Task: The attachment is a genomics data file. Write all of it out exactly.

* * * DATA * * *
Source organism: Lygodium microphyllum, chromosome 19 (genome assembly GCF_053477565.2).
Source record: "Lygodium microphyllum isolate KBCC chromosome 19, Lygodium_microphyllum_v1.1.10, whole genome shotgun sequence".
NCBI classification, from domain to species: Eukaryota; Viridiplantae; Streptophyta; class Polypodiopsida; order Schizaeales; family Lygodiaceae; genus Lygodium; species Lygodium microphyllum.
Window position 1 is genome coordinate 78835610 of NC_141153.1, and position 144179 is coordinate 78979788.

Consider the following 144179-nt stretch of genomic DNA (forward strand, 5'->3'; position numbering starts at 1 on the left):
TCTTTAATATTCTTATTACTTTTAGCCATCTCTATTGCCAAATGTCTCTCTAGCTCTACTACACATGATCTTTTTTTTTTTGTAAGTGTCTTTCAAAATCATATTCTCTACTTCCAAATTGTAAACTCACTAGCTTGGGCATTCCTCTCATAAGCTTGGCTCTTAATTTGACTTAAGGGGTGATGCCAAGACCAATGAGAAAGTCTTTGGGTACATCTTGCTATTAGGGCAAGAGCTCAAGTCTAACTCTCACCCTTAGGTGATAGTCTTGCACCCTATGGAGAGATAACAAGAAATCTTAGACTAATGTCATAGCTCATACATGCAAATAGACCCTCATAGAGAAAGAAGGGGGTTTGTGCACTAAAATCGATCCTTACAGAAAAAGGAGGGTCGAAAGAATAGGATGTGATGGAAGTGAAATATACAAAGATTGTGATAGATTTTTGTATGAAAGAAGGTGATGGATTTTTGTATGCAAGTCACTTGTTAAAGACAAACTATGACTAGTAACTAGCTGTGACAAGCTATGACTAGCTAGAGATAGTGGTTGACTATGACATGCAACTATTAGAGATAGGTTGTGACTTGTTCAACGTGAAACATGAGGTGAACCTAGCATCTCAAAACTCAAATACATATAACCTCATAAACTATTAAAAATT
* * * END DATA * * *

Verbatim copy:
Source organism: Lygodium microphyllum, chromosome 19 (genome assembly GCF_053477565.2).
Source record: "Lygodium microphyllum isolate KBCC chromosome 19, Lygodium_microphyllum_v1.1.10, whole genome shotgun sequence".
NCBI classification, from domain to species: Eukaryota; Viridiplantae; Streptophyta; class Polypodiopsida; order Schizaeales; family Lygodiaceae; genus Lygodium; species Lygodium microphyllum.
Window position 1 is genome coordinate 78835610 of NC_141153.1, and position 144179 is coordinate 78979788.

Consider the following 144179-nt stretch of genomic DNA (forward strand, 5'->3'; position numbering starts at 1 on the left):
TCTTTAATATTCTTATTACTTTTAGCCATCTCTATTGCCAAATGTCTCTCTAGCTCTACTACACATGATCTTTTTTTTTTTGTAAGTGTCTTTCAAAATCATATTCTCTACTTCCAAATTGTAAACTCACTAGCTTGGGCATTCCTCTCATAAGCTTGGCTCTTAATTTGACTTAAGGGGTGATGCCAAGACCAATGAGAAAGTCTTTGGGTACATCTTGCTATTAGGGCAAGAGCTCAAGTCTAACTCTCACCCTTAGGTGATAGTCTTGCACCCTATGGAGAGATAACAAGAAATCTTAGACTAATGTCATAGCTCATACATGCAAATAGACCCTCATAGAGAAAGAAGGGGGTTTGTGCACTAAAATCGATCCTTACAGAAAAAGGAGGGTCGAAAGAATAGGATGTGATGGAAGTGAAATATACAAAGATTGTGATAGATTTTTGTATGAAAGAAGGTGATGGATTTTTGTATGCAAGTCACTTGTTAAAGACAAACTATGACTAGTAACTAGCTGTGACAAGCTATGACTAGCTAGAGATAGTGGTTGACTATGACATGCAACTATTAGAGATAGGTTGTGACTTGTTCAACGTGAAACATGAGGTGAACCTAGCATCTCAAAACTCAAATACATATAACCTCATAAACTATTAAAAATT